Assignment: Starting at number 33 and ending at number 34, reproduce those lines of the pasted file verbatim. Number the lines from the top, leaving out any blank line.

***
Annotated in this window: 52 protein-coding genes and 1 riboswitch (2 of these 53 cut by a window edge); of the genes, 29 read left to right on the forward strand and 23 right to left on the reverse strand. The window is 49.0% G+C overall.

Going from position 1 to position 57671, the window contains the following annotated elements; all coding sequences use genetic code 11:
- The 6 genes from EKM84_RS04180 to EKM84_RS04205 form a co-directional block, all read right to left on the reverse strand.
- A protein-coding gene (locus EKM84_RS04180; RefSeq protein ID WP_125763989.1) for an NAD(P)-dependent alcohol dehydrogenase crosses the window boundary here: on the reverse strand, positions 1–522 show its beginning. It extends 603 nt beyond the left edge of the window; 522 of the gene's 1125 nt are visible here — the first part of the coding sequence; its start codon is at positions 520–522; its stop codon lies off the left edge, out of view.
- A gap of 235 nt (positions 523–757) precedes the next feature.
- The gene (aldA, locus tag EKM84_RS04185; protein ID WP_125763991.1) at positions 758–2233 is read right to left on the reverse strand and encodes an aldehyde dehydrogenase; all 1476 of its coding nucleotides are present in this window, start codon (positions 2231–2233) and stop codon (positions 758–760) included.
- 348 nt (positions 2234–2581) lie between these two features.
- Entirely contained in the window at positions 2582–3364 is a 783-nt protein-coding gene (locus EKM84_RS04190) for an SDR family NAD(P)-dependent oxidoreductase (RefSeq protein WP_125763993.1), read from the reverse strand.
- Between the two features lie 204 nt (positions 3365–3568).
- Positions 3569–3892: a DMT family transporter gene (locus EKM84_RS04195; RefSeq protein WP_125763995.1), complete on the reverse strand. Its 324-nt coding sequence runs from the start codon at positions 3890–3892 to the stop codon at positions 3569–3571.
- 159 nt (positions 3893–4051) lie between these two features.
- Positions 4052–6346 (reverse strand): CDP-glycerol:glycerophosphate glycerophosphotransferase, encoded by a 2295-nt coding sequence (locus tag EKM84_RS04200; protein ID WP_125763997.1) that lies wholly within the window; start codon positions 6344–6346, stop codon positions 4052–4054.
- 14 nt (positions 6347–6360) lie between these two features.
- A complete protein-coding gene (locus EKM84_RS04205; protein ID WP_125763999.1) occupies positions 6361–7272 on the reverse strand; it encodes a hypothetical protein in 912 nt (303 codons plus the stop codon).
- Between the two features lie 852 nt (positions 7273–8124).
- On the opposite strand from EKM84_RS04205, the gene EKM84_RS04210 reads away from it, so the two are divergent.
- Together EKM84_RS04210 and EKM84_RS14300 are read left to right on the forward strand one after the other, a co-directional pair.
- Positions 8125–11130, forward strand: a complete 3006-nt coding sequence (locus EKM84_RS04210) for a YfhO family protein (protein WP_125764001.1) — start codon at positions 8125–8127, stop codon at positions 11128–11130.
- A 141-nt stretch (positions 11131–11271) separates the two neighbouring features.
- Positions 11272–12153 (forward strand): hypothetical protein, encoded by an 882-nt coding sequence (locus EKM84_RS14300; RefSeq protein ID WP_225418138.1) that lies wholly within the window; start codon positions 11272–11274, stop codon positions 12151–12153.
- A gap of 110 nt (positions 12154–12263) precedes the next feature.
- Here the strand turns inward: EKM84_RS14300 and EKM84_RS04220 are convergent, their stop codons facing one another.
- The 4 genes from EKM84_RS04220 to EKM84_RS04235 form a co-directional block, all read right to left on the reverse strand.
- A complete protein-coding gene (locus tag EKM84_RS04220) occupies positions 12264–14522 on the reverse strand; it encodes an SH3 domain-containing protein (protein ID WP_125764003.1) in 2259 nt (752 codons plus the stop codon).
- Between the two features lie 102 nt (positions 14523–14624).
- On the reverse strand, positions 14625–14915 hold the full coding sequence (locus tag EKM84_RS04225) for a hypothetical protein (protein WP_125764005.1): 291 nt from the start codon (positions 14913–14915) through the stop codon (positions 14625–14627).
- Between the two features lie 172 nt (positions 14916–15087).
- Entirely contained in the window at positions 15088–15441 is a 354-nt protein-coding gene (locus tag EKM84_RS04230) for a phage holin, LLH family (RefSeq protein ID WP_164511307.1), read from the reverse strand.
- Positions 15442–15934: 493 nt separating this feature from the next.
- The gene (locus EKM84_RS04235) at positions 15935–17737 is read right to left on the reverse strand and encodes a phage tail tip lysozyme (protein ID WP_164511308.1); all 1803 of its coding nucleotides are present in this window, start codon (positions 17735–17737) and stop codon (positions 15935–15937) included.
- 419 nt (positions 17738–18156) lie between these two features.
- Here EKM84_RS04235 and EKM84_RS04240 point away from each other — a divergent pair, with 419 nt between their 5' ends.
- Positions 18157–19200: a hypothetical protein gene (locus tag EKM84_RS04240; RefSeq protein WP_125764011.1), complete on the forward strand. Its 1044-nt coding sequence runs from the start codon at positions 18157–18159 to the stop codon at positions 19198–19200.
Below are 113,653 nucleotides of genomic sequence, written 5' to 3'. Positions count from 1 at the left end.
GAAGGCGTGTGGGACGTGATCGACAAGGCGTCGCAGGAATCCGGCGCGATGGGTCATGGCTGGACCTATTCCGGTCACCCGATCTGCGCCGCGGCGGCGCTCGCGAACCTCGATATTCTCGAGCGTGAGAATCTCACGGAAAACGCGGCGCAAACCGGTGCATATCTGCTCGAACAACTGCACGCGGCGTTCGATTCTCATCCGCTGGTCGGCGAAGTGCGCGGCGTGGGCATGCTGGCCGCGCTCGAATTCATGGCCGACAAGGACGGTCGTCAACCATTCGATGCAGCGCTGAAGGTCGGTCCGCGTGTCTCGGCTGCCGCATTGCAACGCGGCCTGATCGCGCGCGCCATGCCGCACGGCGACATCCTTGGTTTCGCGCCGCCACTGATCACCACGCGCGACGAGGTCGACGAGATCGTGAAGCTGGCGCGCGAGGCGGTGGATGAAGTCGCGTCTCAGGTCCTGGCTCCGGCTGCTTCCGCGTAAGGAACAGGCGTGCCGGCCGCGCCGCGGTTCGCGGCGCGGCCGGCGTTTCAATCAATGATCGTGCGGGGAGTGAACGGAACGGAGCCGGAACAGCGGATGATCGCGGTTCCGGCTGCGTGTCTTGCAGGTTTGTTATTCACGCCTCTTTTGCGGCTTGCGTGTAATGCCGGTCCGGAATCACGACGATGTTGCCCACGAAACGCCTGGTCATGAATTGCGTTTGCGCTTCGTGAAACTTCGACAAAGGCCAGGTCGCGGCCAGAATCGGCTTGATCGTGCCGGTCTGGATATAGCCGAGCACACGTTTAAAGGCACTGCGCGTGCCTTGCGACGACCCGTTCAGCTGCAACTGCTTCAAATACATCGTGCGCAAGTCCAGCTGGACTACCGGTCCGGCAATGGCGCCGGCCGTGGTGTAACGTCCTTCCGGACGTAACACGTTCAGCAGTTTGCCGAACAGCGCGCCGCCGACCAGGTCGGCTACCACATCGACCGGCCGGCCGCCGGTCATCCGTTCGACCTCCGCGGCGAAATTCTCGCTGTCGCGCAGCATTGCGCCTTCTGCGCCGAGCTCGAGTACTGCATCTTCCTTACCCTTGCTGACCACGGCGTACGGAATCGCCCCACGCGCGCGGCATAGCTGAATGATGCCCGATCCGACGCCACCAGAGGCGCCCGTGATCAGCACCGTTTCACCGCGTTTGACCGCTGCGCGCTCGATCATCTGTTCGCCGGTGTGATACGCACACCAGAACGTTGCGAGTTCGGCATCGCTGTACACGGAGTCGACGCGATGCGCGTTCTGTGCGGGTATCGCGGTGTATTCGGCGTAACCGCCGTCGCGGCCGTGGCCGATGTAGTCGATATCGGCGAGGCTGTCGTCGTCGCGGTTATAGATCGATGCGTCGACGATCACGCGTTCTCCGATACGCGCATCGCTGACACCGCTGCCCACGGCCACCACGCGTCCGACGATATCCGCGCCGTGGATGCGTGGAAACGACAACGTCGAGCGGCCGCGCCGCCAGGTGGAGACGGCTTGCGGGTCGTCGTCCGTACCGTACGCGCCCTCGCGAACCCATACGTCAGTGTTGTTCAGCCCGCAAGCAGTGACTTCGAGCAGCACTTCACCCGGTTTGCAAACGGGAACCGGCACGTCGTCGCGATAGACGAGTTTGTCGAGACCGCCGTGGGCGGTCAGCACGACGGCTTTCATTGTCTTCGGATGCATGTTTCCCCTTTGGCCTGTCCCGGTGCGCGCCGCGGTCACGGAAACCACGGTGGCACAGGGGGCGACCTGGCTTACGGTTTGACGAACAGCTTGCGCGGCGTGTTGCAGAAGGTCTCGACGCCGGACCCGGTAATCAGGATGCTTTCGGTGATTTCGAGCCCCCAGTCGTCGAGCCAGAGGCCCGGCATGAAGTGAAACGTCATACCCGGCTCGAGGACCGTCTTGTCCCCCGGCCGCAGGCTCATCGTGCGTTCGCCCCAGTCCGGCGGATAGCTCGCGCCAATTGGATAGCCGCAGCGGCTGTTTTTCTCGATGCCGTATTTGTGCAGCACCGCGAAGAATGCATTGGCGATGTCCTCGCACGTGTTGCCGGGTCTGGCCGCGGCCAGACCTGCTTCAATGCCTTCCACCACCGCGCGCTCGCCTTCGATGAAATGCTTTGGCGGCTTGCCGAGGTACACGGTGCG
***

- Positions 18157–19200: a hypothetical protein gene (locus tag EKM84_RS04240; RefSeq protein WP_125764011.1), complete on the forward strand. Its 1044-nt coding sequence runs from the start codon at positions 18157–18159 to the stop codon at positions 19198–19200.
Below are 113,653 nucleotides of genomic sequence, written 5' to 3'. Positions count from 1 at the left end.